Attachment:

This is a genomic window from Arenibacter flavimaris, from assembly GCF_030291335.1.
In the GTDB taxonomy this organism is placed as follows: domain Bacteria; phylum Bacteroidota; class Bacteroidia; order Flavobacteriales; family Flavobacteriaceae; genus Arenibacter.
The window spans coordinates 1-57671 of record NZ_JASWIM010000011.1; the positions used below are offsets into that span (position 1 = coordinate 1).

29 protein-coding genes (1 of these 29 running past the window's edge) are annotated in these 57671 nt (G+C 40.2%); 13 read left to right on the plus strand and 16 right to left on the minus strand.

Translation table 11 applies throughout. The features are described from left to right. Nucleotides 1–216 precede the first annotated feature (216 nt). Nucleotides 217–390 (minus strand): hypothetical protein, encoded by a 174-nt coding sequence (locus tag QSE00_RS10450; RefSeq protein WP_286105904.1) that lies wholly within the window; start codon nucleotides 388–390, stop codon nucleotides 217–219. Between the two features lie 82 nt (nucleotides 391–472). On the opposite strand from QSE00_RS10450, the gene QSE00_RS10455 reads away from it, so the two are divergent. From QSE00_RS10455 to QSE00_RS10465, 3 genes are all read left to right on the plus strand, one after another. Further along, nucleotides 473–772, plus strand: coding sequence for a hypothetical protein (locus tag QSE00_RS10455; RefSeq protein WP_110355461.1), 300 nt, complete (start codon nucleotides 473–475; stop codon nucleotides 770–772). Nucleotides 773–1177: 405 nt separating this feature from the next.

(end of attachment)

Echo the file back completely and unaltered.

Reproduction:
This is a genomic window from Arenibacter flavimaris, from assembly GCF_030291335.1.
In the GTDB taxonomy this organism is placed as follows: domain Bacteria; phylum Bacteroidota; class Bacteroidia; order Flavobacteriales; family Flavobacteriaceae; genus Arenibacter.
The window spans coordinates 1-57671 of record NZ_JASWIM010000011.1; the positions used below are offsets into that span (position 1 = coordinate 1).

29 protein-coding genes (1 of these 29 running past the window's edge) are annotated in these 57671 nt (G+C 40.2%); 13 read left to right on the plus strand and 16 right to left on the minus strand.

Translation table 11 applies throughout. The features are described from left to right. Nucleotides 1–216 precede the first annotated feature (216 nt). Nucleotides 217–390 (minus strand): hypothetical protein, encoded by a 174-nt coding sequence (locus tag QSE00_RS10450; RefSeq protein WP_286105904.1) that lies wholly within the window; start codon nucleotides 388–390, stop codon nucleotides 217–219. Between the two features lie 82 nt (nucleotides 391–472). On the opposite strand from QSE00_RS10450, the gene QSE00_RS10455 reads away from it, so the two are divergent. From QSE00_RS10455 to QSE00_RS10465, 3 genes are all read left to right on the plus strand, one after another. Further along, nucleotides 473–772, plus strand: coding sequence for a hypothetical protein (locus tag QSE00_RS10455; RefSeq protein WP_110355461.1), 300 nt, complete (start codon nucleotides 473–475; stop codon nucleotides 770–772). Nucleotides 773–1177: 405 nt separating this feature from the next.